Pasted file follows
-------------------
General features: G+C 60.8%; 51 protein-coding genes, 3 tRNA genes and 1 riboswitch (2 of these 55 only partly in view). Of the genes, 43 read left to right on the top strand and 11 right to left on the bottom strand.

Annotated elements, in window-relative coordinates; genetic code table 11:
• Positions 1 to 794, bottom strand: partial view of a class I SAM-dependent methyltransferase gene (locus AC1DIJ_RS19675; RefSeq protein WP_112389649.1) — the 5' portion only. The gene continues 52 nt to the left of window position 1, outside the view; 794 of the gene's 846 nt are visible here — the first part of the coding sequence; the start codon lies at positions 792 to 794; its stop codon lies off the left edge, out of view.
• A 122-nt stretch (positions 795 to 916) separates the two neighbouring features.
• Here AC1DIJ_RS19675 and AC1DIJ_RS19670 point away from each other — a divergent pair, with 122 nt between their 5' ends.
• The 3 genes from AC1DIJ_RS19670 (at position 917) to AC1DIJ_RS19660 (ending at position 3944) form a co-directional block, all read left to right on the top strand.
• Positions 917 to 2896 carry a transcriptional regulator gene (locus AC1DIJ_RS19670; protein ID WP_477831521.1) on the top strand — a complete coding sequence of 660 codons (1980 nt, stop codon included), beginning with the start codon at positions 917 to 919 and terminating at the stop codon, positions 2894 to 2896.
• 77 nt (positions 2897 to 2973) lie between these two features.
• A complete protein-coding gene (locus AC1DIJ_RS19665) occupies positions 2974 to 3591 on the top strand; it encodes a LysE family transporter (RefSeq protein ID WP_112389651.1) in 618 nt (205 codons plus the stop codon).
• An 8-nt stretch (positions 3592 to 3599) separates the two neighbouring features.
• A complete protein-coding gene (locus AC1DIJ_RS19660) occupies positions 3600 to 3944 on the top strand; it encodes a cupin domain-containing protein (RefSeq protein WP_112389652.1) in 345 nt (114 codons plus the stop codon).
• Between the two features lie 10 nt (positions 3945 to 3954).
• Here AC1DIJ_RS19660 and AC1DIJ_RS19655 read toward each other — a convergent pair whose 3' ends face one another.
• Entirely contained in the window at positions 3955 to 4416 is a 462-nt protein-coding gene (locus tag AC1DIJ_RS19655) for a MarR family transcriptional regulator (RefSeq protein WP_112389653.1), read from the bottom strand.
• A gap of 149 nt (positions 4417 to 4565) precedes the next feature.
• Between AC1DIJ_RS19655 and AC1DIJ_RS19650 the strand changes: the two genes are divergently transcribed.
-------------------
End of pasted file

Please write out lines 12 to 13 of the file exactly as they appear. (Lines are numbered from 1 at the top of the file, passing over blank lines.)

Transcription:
• Between the two features lie 10 nt (positions 3945 to 3954).
• Here AC1DIJ_RS19660 and AC1DIJ_RS19655 read toward each other — a convergent pair whose 3' ends face one another.